When the world’s your market
In today’s global economy, the whole world is the market. But when developing a plan for international expansion, begin by breaking it down into regions of relevance.
Consider what parts of your growth strategy and business model have worked best in the UK and then look to the markets where you can replicate that as much as possible. At the same time be aware of and responsive to local culture and economics, and compliant with local regulations.
The commercial attaché at British Embassy can be a useful source of information and support, as well as the UKTI. Be open to ideas from them but, equally, be specific about what you want to achieve and the type of help and support you are looking for.
International expansion isn’t without challenge, and it’s easy to feel intimidated or overwhelmed by the size of the opportunity. So, break that opportunity down and then build confidence by speaking to other entrepreneurs who have done what you want to do.
Here are six businesses that have:
VTL Group “follows the customer” around the world
Huddersfield-based VTL Group manufactures precision engineered components for the automotive industry – a global growth market. The business has adopted a “follow the customer” approach to international expansion and exporting. These customers include Cummins, Toyota, Renault and Nissan.
In 2010, together with a joint venture partner, VTL opened a facility in Dharwad, India to more efficiently fulfil the orders of its major customers. The Group also has a manufacturing facility in Charleston, USA and a sales and technical presence in Yokohama, Japan. It now serves customers across Europe, North America, India and Asia.
More than half of VTL’s revenues are now generated by exports.
Molecular Products Group “replicates” Essex manufacturing plant Colorado
Molecular Products Group (MPG) develops chemicals based technology used in the healthcare, military and industrial sectors. It was commissioned by NASA to design and build an emergency oxygen system for the International Space Station.
MPG’s manufacturing facilities are in Harlow, Essex and in Boulder, Colorado. Admittedly, the climate’s different but the manufacturing sites aren’t. MPG took an operational model that worked for in the UK and replicated this in the US. The business now sells internationally through a network of subsidiaries and distributors.
Most recently, MLG has been focused on growth opportunities in India and Japan. Having limited knowledge of the Indian market they hired a local consultant on a one year project to conduct a market analysis and develop a short form business plan. They were able to find the right candidate with the help of the UK India Business Council.
The world is Dudson’s saucer
Dudson makes ceramic tableware for the hospitality sector. It’s been doing so for more than 200 years from its manufacturing site in Stoke on Trent – which is packed full of huge kilns and busy production lines. Having built-up two centuries worth of knowledge and experience – and not wanting to dissipate this technical know-how or reduce economies of scale – Dudson continues to manufacture its products in Stoke.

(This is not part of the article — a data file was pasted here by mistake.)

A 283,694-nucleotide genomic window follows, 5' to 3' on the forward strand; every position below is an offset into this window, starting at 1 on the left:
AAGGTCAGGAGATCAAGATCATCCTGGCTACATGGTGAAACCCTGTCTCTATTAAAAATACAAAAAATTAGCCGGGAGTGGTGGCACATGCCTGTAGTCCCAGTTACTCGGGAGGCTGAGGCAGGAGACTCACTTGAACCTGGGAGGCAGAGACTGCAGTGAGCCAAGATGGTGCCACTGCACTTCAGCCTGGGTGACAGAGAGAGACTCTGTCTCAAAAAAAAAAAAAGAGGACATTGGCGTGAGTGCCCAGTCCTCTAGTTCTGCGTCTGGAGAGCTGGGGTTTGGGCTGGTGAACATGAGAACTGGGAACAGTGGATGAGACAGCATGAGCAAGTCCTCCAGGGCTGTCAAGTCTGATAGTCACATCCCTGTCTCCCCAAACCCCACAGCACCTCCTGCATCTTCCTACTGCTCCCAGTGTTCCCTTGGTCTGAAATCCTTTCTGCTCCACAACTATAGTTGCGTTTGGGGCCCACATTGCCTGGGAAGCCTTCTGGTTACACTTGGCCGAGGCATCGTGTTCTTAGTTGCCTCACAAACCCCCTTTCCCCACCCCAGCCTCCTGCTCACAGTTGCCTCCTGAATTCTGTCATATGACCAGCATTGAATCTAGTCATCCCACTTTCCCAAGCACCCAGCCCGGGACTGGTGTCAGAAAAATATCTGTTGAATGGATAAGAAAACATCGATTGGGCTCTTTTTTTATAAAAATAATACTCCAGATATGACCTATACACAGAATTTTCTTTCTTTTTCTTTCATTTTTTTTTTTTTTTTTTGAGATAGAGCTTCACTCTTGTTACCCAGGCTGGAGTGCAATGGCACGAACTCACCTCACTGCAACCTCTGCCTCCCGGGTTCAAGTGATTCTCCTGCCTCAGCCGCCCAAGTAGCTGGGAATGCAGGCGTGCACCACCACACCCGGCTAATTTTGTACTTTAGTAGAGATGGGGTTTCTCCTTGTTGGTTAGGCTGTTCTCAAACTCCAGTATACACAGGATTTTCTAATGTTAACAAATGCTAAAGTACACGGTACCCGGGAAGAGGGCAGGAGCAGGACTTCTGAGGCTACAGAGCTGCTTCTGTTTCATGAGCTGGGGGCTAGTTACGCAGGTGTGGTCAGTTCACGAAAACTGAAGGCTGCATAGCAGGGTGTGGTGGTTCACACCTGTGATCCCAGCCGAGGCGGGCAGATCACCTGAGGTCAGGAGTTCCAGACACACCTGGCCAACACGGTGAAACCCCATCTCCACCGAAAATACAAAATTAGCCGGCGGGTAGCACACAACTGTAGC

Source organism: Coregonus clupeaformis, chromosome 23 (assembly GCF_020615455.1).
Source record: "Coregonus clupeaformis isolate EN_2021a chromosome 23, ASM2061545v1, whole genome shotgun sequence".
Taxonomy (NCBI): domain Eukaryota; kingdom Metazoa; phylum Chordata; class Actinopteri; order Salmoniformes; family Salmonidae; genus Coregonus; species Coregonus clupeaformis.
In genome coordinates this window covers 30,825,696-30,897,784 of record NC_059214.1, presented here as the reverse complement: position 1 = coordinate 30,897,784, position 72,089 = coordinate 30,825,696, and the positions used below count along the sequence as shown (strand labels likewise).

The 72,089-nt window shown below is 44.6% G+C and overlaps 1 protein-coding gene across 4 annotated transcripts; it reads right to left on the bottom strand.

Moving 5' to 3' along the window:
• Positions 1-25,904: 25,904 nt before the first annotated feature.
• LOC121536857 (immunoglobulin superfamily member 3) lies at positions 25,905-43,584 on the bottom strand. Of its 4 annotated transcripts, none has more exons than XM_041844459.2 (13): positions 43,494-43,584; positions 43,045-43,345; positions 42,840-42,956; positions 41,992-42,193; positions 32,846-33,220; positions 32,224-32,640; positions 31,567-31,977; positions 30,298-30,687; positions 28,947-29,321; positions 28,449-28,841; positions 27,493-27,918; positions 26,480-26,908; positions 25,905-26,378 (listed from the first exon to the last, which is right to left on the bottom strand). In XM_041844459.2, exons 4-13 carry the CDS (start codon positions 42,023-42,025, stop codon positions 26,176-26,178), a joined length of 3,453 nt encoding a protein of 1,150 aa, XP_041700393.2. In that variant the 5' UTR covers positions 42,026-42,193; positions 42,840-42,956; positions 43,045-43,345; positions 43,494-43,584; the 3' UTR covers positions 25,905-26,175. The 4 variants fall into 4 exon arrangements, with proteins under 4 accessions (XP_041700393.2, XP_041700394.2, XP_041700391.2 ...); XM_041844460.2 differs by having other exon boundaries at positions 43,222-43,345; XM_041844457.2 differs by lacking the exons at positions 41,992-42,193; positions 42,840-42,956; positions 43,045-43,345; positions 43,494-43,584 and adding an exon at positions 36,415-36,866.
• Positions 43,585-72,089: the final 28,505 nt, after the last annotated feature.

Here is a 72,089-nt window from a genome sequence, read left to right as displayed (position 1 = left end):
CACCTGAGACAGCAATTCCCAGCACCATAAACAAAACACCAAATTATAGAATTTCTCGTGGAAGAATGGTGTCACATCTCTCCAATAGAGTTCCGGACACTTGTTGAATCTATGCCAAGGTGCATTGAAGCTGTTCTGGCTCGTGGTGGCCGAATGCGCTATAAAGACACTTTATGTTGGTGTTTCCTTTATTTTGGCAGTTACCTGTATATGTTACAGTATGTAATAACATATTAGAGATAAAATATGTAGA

The family run business treats the whole world as their market, with direct sales forces in Canada, the US, Spain and Australia. Today, more than 40 percent of its revenues are driven by exports.
A British breakthrough in laser technology goes global
M Squared Lasers designs and manufactures lasers and optical instruments from its Glasgow based headquarters.
It all started when the founders of the business, Dr Graeme Malcolm and Dr Gareth Maker, developed an ultra-pure light laser which was considered a breakthrough in the field of laser technology – previously light had not been pure enough to probe complex quantum systems. They set up M Squared, in Glasgow, when they sold their first product in 2006.
Today, the business ships its high-precision products across Europe, North America and Asia, generating around 80 percent of its revenue from exports.
Plastique in Poland
Plastique, headquartered in Tunbridge Wells, designs and manufactures ‘thermoformed’ packaging for customers in the personal care, household products, pharmaceutical and food markets, and more. Most of the products are bespoke to the requirements of its clients, most of which are global brand owners. So, it set up camp near to them – in Poznan, Poland. Plastique then used BGF’s growth capital investment to double the size of its facility there from 3,000sqm to 7,300sqm in order to house more manufacturing equipment, raw materials and finished goods.
British craftsmanship from Canburg
Canburg owns two of the world’s most renowned fitted furniture businesses – Smallbone of Devizes and Mark Wilkinson Furniture. All of its products are hand-made by 170 experienced craftsmen and women in workshop in Devizes, Wiltshire.
luxury furniture adorns some of the world’s most exclusive developments – and the homes of Dustin Hoffman, Sir Elton John and Oprah Winfrey (to name drop a few!)
The group has multiple routes to market: directly to high net worth customers through showrooms; in partnership with in-market dealerships and to property developers targeting locations such as New York. Canburg now generates a third of its revenues from overseas markets.